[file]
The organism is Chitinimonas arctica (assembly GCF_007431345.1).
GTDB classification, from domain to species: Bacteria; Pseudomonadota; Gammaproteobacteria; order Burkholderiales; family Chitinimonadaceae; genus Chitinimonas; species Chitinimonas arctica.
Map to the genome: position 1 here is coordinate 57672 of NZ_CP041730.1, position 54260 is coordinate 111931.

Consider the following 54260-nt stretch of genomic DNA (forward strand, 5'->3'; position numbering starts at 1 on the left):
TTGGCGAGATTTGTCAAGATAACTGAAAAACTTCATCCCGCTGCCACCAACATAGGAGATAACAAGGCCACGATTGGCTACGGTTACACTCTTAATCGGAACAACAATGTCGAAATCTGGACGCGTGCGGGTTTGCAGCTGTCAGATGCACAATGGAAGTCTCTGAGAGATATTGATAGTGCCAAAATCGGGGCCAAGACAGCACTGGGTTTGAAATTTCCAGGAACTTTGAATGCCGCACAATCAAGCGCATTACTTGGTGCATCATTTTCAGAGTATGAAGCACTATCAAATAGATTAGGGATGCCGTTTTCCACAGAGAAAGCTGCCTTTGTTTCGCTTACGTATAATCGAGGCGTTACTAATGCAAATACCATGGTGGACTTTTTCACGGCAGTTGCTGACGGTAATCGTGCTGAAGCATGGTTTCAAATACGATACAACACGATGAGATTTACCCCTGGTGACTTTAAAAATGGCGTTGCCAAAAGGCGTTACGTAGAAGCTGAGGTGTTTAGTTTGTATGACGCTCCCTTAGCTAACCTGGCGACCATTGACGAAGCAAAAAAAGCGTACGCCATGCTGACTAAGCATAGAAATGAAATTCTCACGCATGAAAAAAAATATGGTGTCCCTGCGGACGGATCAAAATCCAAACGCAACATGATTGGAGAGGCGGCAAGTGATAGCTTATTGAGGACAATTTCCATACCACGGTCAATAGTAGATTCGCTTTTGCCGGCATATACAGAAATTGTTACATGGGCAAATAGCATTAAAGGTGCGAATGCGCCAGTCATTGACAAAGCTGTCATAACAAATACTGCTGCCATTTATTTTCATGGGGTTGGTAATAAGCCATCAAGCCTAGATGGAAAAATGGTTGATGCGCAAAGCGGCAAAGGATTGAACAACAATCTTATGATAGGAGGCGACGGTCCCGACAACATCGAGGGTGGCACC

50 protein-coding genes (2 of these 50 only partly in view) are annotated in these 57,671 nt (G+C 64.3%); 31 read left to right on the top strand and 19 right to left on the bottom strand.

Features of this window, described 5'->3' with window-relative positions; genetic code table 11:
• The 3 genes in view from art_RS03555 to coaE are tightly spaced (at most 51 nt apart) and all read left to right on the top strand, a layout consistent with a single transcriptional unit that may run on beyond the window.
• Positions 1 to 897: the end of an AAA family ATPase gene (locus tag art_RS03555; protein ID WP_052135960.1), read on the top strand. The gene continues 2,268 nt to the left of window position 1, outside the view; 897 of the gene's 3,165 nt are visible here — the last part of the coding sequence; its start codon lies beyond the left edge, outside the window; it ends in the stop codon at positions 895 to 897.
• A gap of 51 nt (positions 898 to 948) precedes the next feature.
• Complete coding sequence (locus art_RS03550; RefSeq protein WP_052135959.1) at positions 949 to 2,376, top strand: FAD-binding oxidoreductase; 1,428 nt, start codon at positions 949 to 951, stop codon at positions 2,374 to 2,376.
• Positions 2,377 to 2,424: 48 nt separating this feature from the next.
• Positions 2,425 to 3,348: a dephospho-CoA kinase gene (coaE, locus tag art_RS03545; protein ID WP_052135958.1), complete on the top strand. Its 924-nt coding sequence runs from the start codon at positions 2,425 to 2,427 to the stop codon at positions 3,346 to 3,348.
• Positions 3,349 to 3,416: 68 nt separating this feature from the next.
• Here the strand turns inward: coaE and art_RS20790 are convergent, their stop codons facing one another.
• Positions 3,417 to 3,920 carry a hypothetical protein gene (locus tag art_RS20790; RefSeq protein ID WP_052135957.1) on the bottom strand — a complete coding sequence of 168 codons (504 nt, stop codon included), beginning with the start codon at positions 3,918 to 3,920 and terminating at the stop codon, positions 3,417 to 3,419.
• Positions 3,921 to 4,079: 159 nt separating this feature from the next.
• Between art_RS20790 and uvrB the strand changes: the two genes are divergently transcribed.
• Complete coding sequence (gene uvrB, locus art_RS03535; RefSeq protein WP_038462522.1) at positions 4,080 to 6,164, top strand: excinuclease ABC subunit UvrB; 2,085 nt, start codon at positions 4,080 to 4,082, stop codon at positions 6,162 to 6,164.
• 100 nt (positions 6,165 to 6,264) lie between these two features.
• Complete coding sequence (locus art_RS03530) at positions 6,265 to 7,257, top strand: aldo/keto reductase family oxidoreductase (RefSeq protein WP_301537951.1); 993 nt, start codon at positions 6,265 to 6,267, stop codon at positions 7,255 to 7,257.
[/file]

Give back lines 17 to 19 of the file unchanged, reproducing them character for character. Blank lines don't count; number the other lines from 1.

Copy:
• Positions 3,921 to 4,079: 159 nt separating this feature from the next.
• Between art_RS20790 and uvrB the strand changes: the two genes are divergently transcribed.
• Complete coding sequence (gene uvrB, locus art_RS03535; RefSeq protein WP_038462522.1) at positions 4,080 to 6,164, top strand: excinuclease ABC subunit UvrB; 2,085 nt, start codon at positions 4,080 to 4,082, stop codon at positions 6,162 to 6,164.